AD security is not a single setting; it is a compilation of settings that is multifaceted and can become very complex. The default AD security settings handle the basic control of objects such as user accounts, group accounts, and computer accounts. For small companies, this default configuration might be sufficient. For larger companies, the built-in security will be quickly outgrown quickly and additional security settings and design must be considered and implemented. Regardless of the size of the company, a firm grasp of AD security settings is necessary to ensure a secure and stable IT infrastructure.

If security is not established early in the AD environment, the entire environment can spiral out of control quickly. This spiraling is a result of the number of security settings that can be set, which grows almost exponentially as additional objects and features are added to AD—consider that a single OU has nearly 1000 permissions that can be set to control its contents. This complexity requires consideration as early as possible in the implementation of AD. During the design phase of AD, the security of AD objects should be considered and documented. The objects that need to be considered for security include:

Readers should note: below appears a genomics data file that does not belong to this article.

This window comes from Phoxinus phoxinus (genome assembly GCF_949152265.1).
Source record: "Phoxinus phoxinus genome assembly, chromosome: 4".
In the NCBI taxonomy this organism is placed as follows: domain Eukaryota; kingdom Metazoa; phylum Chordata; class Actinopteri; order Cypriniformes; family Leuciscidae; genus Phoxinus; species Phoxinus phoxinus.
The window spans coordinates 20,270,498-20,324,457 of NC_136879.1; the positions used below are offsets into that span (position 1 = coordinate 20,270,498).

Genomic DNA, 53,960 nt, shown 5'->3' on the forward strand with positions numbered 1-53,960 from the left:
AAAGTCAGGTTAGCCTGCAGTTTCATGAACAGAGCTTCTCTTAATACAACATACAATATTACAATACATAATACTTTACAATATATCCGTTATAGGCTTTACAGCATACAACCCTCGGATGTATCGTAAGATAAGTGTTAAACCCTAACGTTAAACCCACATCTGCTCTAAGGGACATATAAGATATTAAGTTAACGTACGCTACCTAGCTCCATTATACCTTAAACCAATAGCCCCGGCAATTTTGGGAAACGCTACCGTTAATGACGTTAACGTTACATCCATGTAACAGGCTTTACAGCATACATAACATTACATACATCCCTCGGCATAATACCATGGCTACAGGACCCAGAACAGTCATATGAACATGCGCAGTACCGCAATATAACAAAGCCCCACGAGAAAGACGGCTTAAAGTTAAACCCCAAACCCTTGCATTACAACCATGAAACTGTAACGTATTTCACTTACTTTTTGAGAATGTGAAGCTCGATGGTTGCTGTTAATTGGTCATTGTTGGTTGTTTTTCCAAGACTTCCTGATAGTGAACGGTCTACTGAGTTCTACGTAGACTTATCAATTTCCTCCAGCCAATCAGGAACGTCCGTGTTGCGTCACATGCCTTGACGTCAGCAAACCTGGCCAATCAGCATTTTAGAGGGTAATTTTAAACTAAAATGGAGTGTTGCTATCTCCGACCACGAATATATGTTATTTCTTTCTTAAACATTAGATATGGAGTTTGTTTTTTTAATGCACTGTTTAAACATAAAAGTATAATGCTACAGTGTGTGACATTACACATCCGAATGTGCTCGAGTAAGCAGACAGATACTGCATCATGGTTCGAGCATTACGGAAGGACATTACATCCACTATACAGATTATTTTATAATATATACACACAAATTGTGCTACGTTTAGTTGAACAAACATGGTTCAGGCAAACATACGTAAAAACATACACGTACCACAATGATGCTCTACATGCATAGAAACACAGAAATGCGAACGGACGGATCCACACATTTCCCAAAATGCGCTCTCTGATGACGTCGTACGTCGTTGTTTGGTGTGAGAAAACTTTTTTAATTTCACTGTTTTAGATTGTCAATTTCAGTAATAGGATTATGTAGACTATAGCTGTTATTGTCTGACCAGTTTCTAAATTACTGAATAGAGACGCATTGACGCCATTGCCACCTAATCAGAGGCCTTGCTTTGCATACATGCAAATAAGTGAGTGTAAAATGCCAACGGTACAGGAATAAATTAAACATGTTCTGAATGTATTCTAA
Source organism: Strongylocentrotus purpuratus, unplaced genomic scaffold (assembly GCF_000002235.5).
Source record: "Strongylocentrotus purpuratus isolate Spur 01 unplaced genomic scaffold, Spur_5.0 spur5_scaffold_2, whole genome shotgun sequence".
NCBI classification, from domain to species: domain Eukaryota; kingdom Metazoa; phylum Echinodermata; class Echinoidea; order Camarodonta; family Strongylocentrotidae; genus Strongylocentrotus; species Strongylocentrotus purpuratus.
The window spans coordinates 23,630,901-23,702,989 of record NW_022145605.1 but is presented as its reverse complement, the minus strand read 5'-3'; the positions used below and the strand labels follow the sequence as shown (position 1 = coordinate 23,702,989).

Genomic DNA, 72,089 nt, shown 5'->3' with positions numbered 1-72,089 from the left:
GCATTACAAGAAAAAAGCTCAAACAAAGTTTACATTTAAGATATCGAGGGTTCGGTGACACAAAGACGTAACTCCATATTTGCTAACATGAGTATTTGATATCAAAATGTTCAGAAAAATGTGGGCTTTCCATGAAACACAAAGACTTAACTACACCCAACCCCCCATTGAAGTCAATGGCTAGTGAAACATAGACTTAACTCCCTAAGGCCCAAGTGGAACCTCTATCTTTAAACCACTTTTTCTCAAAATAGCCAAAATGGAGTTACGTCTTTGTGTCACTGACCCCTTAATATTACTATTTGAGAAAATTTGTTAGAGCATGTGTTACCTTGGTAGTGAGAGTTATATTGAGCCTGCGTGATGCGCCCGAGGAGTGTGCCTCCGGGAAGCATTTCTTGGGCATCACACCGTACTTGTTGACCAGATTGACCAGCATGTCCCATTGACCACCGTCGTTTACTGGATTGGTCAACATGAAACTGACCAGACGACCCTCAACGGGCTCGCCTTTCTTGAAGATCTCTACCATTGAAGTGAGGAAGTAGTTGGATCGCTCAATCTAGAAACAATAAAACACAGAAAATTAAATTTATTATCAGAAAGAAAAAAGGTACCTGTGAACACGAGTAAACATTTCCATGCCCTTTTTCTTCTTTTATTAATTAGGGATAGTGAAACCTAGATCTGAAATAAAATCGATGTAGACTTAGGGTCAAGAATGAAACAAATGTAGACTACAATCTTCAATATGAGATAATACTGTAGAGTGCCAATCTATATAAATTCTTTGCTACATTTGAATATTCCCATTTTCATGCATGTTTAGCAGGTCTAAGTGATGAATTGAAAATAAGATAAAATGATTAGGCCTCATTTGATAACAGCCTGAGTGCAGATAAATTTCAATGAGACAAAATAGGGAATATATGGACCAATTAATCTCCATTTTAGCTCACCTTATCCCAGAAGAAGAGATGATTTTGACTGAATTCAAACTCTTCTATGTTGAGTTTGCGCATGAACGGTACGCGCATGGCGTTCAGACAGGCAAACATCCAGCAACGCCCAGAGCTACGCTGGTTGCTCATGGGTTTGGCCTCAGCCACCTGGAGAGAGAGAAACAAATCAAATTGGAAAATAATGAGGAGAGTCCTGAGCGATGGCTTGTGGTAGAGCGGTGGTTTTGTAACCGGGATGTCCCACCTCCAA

• Domain controllers
  • Servers
  • Client computers
  • User accounts
  • Group accounts
  • OUs
  • GPOs

The security that you design for AD must be implemented properly to be effective. Failure to follow your design documents can leave AD vulnerable to attacks from both within and outside of the LAN. In addition, AD security is very difficult to audit and track if not set up properly. In some cases, it will be easier to start over rather than to attempt to secure the AD environment after it has been installed and configured with many objects, settings, and features.

Another key aspect of AD security is management. The management phase is critical because it is at this stage that ongoing AD security must be maintained. Whether it is giving users the ability to add members to groups or locking down computers that are located in the reception area, the management of the security for AD must be procedural and consistent.

In this chapter, we will explore delegation of administration within AD as well as the implications of AD structural design on security. Determining the best AD design for your environment is an important part of effective security. In addition, a key factor in AD security is directory administration.

Chapter 3: Group Policies